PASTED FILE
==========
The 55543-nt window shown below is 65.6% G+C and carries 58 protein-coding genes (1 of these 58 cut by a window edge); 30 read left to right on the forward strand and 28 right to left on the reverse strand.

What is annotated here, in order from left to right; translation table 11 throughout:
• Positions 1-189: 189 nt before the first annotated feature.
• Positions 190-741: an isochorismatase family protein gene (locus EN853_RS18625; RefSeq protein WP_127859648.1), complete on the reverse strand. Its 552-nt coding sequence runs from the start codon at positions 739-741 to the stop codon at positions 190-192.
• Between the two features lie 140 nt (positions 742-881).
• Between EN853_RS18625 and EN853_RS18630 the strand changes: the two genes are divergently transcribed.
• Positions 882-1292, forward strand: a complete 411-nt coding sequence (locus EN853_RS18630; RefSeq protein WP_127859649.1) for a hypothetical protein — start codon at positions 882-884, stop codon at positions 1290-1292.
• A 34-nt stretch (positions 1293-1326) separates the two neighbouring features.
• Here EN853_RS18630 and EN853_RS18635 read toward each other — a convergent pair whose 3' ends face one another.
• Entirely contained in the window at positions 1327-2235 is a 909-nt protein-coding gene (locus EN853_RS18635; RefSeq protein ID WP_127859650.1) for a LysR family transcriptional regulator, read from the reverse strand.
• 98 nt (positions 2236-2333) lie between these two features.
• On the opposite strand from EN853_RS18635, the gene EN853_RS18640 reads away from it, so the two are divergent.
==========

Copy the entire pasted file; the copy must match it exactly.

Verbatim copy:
The 55543-nt window shown below is 65.6% G+C and carries 58 protein-coding genes (1 of these 58 cut by a window edge); 30 read left to right on the forward strand and 28 right to left on the reverse strand.

What is annotated here, in order from left to right; translation table 11 throughout:
• Positions 1-189: 189 nt before the first annotated feature.
• Positions 190-741: an isochorismatase family protein gene (locus EN853_RS18625; RefSeq protein WP_127859648.1), complete on the reverse strand. Its 552-nt coding sequence runs from the start codon at positions 739-741 to the stop codon at positions 190-192.
• Between the two features lie 140 nt (positions 742-881).
• Between EN853_RS18625 and EN853_RS18630 the strand changes: the two genes are divergently transcribed.
• Positions 882-1292, forward strand: a complete 411-nt coding sequence (locus EN853_RS18630; RefSeq protein WP_127859649.1) for a hypothetical protein — start codon at positions 882-884, stop codon at positions 1290-1292.
• A 34-nt stretch (positions 1293-1326) separates the two neighbouring features.
• Here EN853_RS18630 and EN853_RS18635 read toward each other — a convergent pair whose 3' ends face one another.
• Entirely contained in the window at positions 1327-2235 is a 909-nt protein-coding gene (locus EN853_RS18635; RefSeq protein ID WP_127859650.1) for a LysR family transcriptional regulator, read from the reverse strand.
• 98 nt (positions 2236-2333) lie between these two features.
• On the opposite strand from EN853_RS18635, the gene EN853_RS18640 reads away from it, so the two are divergent.